Wednesday, 18 December 2013

Mooooonfleeeeeet

It's fairly obvious that "Pick" - formerly PickTV - is the Sky-run freeview channel; Wikipedia confirms my suspicion that it is simply a rebranded Sky 3. I wonder why they changed the name? I guess either "Sky 3" tested poorly - people thought it was third-class or third-rate or just generally offcuts - or they wanted to trick people into watching what they thought was an independent channel so they could bombard them with adverts for other fine Sky products at a discount rate.

And wow, what does it say about the broadcasting industry that it is cheaper to buy your own channel than it is to buy advertising space on somebody else's?

Anyway, I only mention this because they've recently been pushing this thing called "Moonfleet".

I don't know anything else about the show. I believe it involves boats. An advert in my news feed suggests it contains Ray Winstone. Whatever. The important thing is it's called Moonfleet.

Moooooonfleeet.

MOOONFLEEEET.

MOOOOOOOONFLEEET DOT COMMMMMM

Tuesday, 17 December 2013

Bookface

This announcement kind of highlights a lot of what is wrong inside the heads of the people behind Facebook.

They're going to start autoplaying video adverts, initially without sound (as they apparently have been with user videos, though I haven't seen any). The idea is that the brightly-coloured movement will attract your eye, and after a moment of staring at it you'll naturally want to click to activate sound.

Because of course, the best way to watch a video is always mute for the first twenty seconds.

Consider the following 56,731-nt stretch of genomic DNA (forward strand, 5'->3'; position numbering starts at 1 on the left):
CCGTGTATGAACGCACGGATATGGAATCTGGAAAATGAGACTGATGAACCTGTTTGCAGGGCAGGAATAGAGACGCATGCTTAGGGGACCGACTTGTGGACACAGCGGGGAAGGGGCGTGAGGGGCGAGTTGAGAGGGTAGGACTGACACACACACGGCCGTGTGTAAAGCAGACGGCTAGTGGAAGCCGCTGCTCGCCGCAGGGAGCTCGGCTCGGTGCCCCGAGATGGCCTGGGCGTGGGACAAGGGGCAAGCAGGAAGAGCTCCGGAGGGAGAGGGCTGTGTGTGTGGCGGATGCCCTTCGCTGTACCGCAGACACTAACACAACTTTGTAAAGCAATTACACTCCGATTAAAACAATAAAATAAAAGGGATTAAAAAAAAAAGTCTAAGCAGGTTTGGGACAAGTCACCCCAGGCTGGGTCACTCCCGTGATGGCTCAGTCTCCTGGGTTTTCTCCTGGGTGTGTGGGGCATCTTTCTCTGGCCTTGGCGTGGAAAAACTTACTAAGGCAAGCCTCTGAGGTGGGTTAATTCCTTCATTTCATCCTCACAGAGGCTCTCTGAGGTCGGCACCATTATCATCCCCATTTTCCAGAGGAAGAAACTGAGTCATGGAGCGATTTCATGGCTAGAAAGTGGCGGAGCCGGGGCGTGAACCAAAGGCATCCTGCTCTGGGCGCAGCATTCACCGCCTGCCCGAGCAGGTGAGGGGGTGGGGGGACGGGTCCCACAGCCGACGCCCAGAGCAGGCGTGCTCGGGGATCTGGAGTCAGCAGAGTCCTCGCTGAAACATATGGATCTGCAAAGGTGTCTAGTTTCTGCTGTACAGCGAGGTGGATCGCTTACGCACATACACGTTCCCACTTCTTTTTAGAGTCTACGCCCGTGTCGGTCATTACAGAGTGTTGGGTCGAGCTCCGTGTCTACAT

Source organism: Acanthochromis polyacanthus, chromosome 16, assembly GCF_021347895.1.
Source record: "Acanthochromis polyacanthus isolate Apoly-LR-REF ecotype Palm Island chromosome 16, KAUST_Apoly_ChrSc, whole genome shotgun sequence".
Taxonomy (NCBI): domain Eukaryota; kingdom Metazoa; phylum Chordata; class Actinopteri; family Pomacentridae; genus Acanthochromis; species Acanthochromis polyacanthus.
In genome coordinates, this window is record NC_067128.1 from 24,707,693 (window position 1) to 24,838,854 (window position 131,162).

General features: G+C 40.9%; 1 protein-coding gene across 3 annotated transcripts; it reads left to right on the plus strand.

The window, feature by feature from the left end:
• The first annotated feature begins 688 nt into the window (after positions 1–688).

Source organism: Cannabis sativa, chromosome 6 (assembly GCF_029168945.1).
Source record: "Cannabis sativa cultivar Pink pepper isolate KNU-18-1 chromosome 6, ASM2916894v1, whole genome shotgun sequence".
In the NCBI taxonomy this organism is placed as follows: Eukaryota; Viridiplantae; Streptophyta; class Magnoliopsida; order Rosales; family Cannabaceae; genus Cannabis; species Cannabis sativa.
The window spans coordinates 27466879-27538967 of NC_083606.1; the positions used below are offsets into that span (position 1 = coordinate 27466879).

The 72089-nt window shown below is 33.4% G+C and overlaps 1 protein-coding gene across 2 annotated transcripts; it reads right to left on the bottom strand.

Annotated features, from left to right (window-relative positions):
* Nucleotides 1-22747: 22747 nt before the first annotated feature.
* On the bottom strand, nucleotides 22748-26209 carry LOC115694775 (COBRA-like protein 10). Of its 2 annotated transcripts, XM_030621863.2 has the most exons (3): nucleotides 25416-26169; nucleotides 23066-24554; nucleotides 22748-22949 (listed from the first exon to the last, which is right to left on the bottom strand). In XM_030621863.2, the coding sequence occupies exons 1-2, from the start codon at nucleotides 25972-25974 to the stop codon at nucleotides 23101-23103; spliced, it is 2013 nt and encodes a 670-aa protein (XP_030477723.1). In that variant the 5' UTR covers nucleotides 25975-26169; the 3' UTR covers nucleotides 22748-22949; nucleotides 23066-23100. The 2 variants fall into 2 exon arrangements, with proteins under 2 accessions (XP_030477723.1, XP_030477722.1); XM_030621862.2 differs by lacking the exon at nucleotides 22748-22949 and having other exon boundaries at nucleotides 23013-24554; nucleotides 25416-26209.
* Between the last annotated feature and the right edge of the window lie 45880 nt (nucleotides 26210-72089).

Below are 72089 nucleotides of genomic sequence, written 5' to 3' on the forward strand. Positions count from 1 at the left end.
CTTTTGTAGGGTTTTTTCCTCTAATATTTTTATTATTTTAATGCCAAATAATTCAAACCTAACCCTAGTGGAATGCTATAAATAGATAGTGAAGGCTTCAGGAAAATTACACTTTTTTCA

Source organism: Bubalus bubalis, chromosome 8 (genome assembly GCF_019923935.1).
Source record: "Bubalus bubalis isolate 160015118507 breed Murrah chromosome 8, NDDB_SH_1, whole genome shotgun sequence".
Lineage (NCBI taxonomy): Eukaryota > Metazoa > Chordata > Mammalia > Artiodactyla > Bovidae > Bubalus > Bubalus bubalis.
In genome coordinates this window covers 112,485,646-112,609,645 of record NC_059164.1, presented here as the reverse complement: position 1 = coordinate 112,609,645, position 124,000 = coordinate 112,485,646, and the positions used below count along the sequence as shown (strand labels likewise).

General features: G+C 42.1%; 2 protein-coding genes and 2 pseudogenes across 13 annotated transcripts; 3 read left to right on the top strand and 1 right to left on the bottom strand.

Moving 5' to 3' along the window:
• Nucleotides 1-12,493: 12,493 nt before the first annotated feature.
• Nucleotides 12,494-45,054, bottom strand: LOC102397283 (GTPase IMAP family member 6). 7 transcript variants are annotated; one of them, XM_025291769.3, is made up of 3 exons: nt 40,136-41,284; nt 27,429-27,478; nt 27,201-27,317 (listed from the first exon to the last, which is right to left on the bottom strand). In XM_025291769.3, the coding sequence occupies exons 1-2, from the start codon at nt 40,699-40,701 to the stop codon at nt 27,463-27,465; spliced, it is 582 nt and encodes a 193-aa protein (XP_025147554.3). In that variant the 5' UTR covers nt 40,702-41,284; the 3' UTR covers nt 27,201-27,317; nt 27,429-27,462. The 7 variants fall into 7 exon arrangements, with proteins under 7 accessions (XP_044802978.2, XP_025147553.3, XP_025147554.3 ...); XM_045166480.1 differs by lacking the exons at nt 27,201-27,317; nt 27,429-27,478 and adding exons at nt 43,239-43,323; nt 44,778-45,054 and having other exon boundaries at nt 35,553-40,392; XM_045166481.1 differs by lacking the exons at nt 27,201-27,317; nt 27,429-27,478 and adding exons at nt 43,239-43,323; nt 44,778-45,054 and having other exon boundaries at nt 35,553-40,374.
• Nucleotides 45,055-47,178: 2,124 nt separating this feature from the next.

But as you read this press release, you realise it's not a new mechanism for getting adverts in front of your eyeballs so Facebook employees can pay their bills. It's "a New Way for Marketers to Tell Stories", a "richer storytelling format for advertisers".  It's not just for the benefit of marketers, it's "for people who will discover more great content". And after the video is over, they want to make it "easy to discover more content from the same marketer" - because clearly this is a thing that you desperately want to do, but have hitherto had difficulty doing.

It is entirely possible that these are just flowery words, trying to sell advertising services in a forum that is also visible to users, but the sensibility seems so deeply ingrained that I honestly think they believe it themselves[1].

That's why it'll never go away. It's not about the money. They actually think they're doing you a favour.


[1] Of course, the best copywriters do, at least while they are writing it. I am reminded of the Balseraphs, from Steve Jackson Games' In Nomine, who, as fallen angels of absolute truth, can tell the most convincing of lies simply by redefining their own personal reality.